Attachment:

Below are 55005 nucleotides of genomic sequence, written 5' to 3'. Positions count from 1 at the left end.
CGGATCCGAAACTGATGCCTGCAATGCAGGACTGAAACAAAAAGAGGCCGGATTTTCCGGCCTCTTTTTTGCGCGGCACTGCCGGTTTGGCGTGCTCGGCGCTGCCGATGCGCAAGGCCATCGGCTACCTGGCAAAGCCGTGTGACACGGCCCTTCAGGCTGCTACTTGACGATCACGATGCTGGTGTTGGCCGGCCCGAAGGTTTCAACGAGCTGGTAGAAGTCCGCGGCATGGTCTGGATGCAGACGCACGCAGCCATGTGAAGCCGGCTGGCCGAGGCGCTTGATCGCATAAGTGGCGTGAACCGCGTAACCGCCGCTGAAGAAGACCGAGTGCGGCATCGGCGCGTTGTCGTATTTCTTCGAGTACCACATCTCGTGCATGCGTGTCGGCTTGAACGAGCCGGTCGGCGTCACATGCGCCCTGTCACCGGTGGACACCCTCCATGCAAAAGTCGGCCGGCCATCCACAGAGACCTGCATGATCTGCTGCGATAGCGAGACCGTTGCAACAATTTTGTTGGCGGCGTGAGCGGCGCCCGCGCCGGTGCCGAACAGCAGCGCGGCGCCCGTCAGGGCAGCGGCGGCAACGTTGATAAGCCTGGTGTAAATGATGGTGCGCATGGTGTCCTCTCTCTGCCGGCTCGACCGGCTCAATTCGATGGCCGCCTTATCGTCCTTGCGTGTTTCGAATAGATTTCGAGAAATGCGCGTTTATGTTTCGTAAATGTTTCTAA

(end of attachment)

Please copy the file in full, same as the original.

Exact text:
Below are 55005 nucleotides of genomic sequence, written 5' to 3'. Positions count from 1 at the left end.
CGGATCCGAAACTGATGCCTGCAATGCAGGACTGAAACAAAAAGAGGCCGGATTTTCCGGCCTCTTTTTTGCGCGGCACTGCCGGTTTGGCGTGCTCGGCGCTGCCGATGCGCAAGGCCATCGGCTACCTGGCAAAGCCGTGTGACACGGCCCTTCAGGCTGCTACTTGACGATCACGATGCTGGTGTTGGCCGGCCCGAAGGTTTCAACGAGCTGGTAGAAGTCCGCGGCATGGTCTGGATGCAGACGCACGCAGCCATGTGAAGCCGGCTGGCCGAGGCGCTTGATCGCATAAGTGGCGTGAACCGCGTAACCGCCGCTGAAGAAGACCGAGTGCGGCATCGGCGCGTTGTCGTATTTCTTCGAGTACCACATCTCGTGCATGCGTGTCGGCTTGAACGAGCCGGTCGGCGTCACATGCGCCCTGTCACCGGTGGACACCCTCCATGCAAAAGTCGGCCGGCCATCCACAGAGACCTGCATGATCTGCTGCGATAGCGAGACCGTTGCAACAATTTTGTTGGCGGCGTGAGCGGCGCCCGCGCCGGTGCCGAACAGCAGCGCGGCGCCCGTCAGGGCAGCGGCGGCAACGTTGATAAGCCTGGTGTAAATGATGGTGCGCATGGTGTCCTCTCTCTGCCGGCTCGACCGGCTCAATTCGATGGCCGCCTTATCGTCCTTGCGTGTTTCGAATAGATTTCGAGAAATGCGCGTTTATGTTTCGTAAATGTTTCTAA